The Fashionable Side of Analytics

Fashionable side of analytics

We partnered with the online flash sales retailer Rue La La to develop and implement a pricing decision support tool that sets initial prices for new products. Rue La La is in the online fashion sample sales industry, where they offer extremely limited-time discounts (typically 2-3 days) on designer apparel and accessories. Our approach is two-fold and begins with developing a demand prediction model for new products. The two biggest challenges faced when building our demand prediction model include estimating lost sales due to stockouts, and predicting demand for styles that have no historical sales data. We use descriptive analytics (clustering) and predictive analytics (regression) to address these challenges and predict future demand. Regression trees - an intuitive, yet non-parametric regression model - prove to be effective predictors of demand.

We then formulate a price optimization model to maximize revenue of new products using demand predictions from the regression trees as inputs. In this case, the biggest challenge we face is that each style’s demand depends on the price of competing styles, which restricts us from solving a price optimization problem individually for each style and leads to an exponential number of variables in the price optimization problem. Furthermore, the non-parametric structure of regression trees makes this problem particularly difficult to solve. We employ prescriptive analytics by developing a novel reformulation of the price optimization problem and creating an efficient algorithm that allows Rue La La to optimize prices on a daily basis for the next day’s sales.

To implement our price optimization algorithm, we developed a fully-automated pricing decision support tool that runs automatically every day, providing price increase recommendations to merchants for events starting the next day. To estimate the tool’s impact, we conducted a field experiment on approximately 6,000 styles from mid-January through May 2014 to address the following two questions: (i) would implementing the tool’s recommended price increases cause a decrease in sales, and (ii) what impact would the price increases have on revenue?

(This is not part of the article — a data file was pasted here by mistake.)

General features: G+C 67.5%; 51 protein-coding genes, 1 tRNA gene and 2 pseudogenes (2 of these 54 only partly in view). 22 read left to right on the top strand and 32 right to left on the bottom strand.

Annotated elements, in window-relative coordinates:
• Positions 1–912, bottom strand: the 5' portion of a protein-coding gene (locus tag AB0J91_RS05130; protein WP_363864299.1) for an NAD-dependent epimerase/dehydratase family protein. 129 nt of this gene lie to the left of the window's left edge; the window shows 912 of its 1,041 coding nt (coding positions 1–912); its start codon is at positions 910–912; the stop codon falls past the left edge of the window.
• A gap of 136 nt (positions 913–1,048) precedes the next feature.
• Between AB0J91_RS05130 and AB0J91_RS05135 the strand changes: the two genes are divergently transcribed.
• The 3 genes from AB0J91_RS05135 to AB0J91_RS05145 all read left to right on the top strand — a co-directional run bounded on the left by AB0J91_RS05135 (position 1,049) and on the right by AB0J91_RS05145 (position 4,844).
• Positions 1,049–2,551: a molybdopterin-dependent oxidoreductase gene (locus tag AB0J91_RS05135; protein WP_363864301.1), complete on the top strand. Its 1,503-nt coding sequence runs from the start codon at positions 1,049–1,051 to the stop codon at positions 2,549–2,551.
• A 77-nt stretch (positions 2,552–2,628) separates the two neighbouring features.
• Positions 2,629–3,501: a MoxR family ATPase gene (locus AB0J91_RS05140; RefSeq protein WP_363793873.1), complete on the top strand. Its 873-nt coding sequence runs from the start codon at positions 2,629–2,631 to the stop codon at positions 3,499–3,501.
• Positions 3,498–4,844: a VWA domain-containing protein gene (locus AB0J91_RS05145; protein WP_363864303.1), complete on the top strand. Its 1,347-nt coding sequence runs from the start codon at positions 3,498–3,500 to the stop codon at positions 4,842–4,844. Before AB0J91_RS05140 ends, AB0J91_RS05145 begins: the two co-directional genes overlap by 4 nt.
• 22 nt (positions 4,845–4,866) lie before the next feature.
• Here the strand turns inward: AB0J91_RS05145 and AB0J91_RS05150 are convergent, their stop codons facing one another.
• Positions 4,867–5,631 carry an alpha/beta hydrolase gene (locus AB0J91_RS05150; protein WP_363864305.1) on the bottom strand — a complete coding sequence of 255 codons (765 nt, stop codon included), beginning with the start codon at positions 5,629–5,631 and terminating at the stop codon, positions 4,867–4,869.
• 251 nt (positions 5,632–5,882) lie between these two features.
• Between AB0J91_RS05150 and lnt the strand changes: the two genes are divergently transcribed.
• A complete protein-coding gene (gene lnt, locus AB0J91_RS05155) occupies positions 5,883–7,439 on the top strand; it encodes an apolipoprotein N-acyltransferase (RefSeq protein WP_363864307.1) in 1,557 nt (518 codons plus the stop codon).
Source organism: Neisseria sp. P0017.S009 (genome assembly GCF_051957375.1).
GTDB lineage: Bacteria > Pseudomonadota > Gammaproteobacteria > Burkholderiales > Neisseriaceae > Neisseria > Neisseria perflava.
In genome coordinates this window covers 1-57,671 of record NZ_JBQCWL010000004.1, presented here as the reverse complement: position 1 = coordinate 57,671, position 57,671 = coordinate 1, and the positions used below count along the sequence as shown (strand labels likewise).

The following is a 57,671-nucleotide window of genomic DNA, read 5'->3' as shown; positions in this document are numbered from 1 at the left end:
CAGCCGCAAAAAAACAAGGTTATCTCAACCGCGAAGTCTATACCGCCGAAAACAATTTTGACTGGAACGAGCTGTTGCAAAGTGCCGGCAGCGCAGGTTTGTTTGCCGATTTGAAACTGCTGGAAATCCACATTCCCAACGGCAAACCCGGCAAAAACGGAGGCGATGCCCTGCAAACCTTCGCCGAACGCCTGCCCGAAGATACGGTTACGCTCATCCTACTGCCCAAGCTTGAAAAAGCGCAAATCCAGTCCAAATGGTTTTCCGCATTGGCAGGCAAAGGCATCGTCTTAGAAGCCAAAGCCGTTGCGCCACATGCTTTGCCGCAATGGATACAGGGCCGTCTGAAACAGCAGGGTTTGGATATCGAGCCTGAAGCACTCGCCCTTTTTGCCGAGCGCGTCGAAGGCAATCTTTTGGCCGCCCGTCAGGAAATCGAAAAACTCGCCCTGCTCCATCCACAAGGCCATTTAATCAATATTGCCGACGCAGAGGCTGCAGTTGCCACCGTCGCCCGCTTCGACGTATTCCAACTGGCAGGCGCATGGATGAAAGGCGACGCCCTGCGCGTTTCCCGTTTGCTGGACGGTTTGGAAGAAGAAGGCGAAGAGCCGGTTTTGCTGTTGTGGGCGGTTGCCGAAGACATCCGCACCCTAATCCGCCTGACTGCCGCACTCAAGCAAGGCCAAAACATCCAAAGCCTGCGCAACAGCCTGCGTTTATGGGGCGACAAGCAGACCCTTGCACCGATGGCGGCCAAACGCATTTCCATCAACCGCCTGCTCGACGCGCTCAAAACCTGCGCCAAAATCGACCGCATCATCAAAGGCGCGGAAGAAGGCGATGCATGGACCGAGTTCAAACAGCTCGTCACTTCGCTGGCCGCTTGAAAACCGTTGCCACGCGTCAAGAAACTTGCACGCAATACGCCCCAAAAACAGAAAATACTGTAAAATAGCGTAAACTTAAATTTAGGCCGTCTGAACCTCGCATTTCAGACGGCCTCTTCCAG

For our field experiment, we used the Wilcoxon rank sum test to test the null hypothesis that raising prices according to the pricing decision support tool's recommendations has no negative impact on sales. We performed this test on styles in different price ranges, and the results suggest that raising prices only negatively impacts sales for very low-priced styles; for other price points, our results suggest that raising prices according to the tool’s recommendations does not decrease sales. Furthermore, we estimate an increase in revenue due to accepting our tool’s recommended price increases to be approximately 10% with a 90% confidence interval of [3%, 18%].

Since the conclusion of our field experiment, we have been extending our research to a dynamic pricing setting where Rue La La changes the price of a style over the course of their short selling season. As common in retailing, Rue La La has limited inventory and does not know the consumer's purchase probability at a given price and thus must learn this probability from sales data. We propose an efficient and effective dynamic pricing algorithm, which builds upon the well-known Thompson sampling algorithm used for multi-armed bandit problems by creatively incorporating inventory constraints into the model and algorithm. Our algorithm proves to have both strong theoretical performance guarantees as well as promising numerical performance results when compared to other algorithms developed for the same setting. 

Our collaboration with Rue La La shows that combining machine learning (descriptive and predictive analytics) and optimization (prescriptive analytics) into a pricing decision support tool has made a positive financial impact on Rue La La's business. We hope that the success of this work motivates retailers to investigate similar techniques to help set initial prices of new products, and, more broadly, that researchers and practitioners will use a combination of analytics techniques to harness their data and use it to improve business processes.